Mets can learn from Series' comeback history
Six teams since 1969 have rallied for title from 2-0 deficit
Despite the odds being stacked against the Mets heading into Game 3 on Friday (7:30 p.m. ET air time on FOX, 8 p.m. ET game time), a World Series comeback would be far from unprecedented.
In fact, 11 teams have rallied from a 2-0 deficit to win the World Series, including six since the introduction of a multi-round postseason in 1969. Though there isn't one clear blueprint for the Mets to follow against the Royals, there are bits of inspiration or advice that New York could take from every one of those six clubs.
Here's a closer look at how those six teams managed to overcome an inauspicious start, as well as what the Mets might be able to take from each one.
The Pirates not only lost the first two games of the World Series to the Orioles, but they did so by a combined score of 16-6. Yet after allowing an average of eight runs per game over the first two, the Pirates would allow only eight runs total over the final five games of the Series. Pittsburgh's comeback started with a 5-1 win in Game 3 followed by a 4-3 triumph in Game 4, in which the Pirates outhit the O's, 14-4. The Pirates then notched a shutout in Game 5 before returning to Baltimore, where they lost, 3-2, in Game 6 then clinched the championship by winning a 2-1 pitchers' duel in Game 7.
Lesson for the Mets: Pitching, easily the Mets' biggest strength this year, can single-handedly key a comeback.
The World Series returned to the Bronx for Game 3 after the Yankees were routed by the Dodgers in Game 1 and endured a tough one-run loss in Game 2. It turned out that playing in front of their hometown fans was all they needed. The Yankees rattled off three straight wins in New York, capped by a resounding 12-2 victory. Fresh off the Game 5 rout, the Yankees went back to Los Angeles and wrapped up the Series with a 7-2 Game 6 victory.
Lesson for the Mets: Dominate the three games in New York to take a Series lead back to Kansas City.
Like the 2015 Mets, the '81 Dodgers returned home after dropping the first two Series games on the road. Making matters worse, the Dodgers also proceeded to fall behind the Yankees, 4-3, in Game 3 before rallying to win, 5-4. The Dodgers also fell into an early 4-0 hole in Game 4 -- and trailed, 6-3, as late as the sixth inning -- but again rallied to win, 8-7. It was more of the same in Game 5; the Dodgers trailed, 1-0, from the second inning until the bottom of the seventh, when they scored their only runs in a 2-1 victory. The Yankees also scored first in Game 6 before the Dodgers ran away with a 9-2, championship-clinching win.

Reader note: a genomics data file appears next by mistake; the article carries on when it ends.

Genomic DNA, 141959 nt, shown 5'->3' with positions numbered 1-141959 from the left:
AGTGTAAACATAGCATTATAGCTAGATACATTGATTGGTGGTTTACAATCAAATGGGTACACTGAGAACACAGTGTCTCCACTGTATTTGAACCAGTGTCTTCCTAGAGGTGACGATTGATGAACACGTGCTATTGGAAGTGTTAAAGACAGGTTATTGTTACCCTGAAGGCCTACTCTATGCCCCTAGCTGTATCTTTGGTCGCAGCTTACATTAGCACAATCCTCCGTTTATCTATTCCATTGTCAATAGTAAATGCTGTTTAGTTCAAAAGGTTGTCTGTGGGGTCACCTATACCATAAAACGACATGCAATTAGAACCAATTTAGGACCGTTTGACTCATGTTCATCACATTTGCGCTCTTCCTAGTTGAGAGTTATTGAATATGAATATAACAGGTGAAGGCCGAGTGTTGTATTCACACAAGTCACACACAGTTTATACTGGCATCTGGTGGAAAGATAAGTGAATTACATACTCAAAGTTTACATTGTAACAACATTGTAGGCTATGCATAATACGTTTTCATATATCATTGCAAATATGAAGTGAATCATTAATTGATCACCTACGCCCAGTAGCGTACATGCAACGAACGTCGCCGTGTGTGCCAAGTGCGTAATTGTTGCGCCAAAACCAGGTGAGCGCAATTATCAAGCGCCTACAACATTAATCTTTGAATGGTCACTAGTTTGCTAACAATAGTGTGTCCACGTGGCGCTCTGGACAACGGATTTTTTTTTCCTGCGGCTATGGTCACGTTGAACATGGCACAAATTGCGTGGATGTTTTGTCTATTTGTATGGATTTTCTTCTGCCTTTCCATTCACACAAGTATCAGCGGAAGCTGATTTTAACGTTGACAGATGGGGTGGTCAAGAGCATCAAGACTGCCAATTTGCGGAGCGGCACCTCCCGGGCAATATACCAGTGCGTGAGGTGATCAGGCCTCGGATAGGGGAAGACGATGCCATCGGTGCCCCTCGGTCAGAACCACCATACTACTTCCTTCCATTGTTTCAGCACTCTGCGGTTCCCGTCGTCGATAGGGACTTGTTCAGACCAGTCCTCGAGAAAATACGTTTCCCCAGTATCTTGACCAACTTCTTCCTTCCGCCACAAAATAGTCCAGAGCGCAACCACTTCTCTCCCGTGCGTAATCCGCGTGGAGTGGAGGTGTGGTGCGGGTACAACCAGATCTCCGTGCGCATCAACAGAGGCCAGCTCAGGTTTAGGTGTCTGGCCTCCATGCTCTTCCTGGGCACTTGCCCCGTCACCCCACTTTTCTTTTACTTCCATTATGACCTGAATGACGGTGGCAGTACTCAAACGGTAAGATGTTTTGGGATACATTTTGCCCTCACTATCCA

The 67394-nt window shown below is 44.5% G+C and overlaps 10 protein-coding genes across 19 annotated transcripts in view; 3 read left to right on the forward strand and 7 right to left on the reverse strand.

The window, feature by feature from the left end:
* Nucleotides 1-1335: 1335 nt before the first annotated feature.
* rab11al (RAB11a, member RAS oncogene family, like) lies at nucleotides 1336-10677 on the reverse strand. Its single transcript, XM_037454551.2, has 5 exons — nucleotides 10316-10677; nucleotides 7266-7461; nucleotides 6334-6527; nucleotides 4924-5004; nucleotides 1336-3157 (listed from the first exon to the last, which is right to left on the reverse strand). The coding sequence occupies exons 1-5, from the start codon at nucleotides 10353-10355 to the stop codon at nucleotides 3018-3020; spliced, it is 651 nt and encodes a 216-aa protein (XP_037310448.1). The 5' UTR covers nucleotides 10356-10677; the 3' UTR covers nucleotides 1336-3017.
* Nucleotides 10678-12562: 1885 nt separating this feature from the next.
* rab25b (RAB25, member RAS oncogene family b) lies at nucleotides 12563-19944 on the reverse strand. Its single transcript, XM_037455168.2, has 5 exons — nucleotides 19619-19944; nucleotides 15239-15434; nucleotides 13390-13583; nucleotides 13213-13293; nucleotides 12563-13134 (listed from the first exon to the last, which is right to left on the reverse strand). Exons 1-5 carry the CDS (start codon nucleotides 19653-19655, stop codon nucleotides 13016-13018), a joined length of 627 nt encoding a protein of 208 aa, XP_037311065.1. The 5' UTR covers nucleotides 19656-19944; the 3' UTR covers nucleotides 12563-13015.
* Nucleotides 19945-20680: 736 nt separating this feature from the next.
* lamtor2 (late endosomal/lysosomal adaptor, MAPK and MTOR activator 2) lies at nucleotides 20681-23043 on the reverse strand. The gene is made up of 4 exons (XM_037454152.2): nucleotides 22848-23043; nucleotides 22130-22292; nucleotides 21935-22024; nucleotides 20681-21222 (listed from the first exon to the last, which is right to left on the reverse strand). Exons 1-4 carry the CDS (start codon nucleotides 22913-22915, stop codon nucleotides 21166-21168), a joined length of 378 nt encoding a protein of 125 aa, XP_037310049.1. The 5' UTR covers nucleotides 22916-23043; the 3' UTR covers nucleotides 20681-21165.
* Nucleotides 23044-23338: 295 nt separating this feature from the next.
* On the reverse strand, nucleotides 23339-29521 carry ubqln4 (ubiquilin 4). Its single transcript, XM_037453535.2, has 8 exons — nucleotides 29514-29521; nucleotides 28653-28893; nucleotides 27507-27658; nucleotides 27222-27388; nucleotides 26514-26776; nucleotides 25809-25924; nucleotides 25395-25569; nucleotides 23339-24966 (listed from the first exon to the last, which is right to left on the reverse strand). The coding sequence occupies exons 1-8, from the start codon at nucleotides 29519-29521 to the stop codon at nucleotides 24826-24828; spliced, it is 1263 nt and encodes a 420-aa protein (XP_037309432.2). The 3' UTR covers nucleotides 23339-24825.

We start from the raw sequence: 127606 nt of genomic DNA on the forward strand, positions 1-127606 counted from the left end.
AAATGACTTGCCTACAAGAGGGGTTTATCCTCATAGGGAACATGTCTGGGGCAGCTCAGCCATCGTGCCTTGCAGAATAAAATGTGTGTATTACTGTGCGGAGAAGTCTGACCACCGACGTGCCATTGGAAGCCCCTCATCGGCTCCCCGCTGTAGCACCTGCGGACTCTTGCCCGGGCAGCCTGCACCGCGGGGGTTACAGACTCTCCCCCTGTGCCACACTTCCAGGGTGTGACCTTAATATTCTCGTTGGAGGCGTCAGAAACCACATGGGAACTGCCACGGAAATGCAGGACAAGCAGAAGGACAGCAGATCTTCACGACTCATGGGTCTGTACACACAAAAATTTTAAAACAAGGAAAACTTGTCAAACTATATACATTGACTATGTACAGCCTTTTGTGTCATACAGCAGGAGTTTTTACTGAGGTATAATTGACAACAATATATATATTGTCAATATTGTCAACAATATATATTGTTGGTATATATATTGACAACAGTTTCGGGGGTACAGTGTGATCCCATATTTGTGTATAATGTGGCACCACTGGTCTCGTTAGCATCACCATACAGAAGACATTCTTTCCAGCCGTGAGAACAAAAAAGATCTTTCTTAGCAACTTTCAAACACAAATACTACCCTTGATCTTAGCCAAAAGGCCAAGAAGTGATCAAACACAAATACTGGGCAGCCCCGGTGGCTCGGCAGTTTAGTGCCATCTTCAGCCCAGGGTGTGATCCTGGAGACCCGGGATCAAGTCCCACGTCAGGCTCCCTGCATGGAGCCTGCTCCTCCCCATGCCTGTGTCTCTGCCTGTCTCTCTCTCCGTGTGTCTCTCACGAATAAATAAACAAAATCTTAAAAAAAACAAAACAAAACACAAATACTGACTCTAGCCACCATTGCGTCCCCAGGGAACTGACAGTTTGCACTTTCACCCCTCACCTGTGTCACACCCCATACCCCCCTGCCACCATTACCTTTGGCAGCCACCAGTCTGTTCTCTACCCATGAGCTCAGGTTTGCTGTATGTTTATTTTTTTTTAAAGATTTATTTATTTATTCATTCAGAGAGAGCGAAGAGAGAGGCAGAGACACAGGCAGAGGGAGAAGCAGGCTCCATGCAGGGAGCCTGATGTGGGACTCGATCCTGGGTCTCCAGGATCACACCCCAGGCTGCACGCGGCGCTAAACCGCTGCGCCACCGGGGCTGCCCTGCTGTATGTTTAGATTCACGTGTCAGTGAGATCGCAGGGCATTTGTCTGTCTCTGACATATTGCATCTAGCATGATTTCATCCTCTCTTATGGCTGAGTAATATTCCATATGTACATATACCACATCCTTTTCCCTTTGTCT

Lesson for the Mets: Scoring first might be ideal, but each game isn't over until the final out.
Though the '85 Royals held home-field advantage in the World Series, they found themselves in the opposite scenario from the one facing this year's Royals. That '85 team, the last one to win a World Series for the franchise, dropped each of the first two games in Kansas City before three games in St. Louis. The Royals improved their outlook slightly with a Game 3 victory, but quickly found themselves back on the ropes following a 3-0 loss in Game 4. That said, neither the 2-0 deficit nor the 3-1 deficit was enough to keep the Royals from winning the first title in franchise history. They won Game 5 in St. Louis to send the Series back to Kansas City, where the Royals won the final two games to complete the comeback.
Lesson for the Mets: Not only is overcoming a 2-0 Series deficit possible, but so is 3-1, if it comes to that.
The '86 Mets dropped a one-run heartbreaker in Game 1 to the Red Sox before suffering a six-run loss in Game 2. Sound familiar? Those are the exact same margins of defeat for this year's Mets team through two games. Unlike this year, however, those losses came in the comforts of home before the team hit the road for three games in Boston. The Mets sent an immediate message in Game 3 that the Series was far from over. They raced out to a 4-0 lead in the top of the first inning, then coasted to a 7-1 victory. It was more of the same in Game 4, as they cruised to a 6-2 victory to even the Series. The Mets lost Game 5 before returning to New York, where Bill Buckner would forever become a household name thanks to an error that handed the Mets a Game 6 victory. The Mets then closed it out in Game 7.
Lesson for the Mets: Set the tone early in Game 3.
The Yankees looked listless in the Series' first two games against the Braves in the Bronx, losing the opener, 12-1, before enduring a 4-0 shutout in Game 2. There wasn't much rhyme or reason to their success thereafter, but they somehow managed to string together four straight victories to win the title. They bounced back with a 5-2 victory in Game 3, then rallied for an 8-6 win in Game 4, despite getting only two innings from starter Kenny Rogers, who allowed five runs off five hits and two walks. The Yanks then survived a 1-0 pitchers' duel in Game 5 before winning another one-run contest in Game 6. The only common denominator was closer John Wetteland, who took home World Series MVP honors after locking down the save in all four Yankees wins.
Lesson for the Mets: It doesn't have to be pretty, just get the ball to the closer.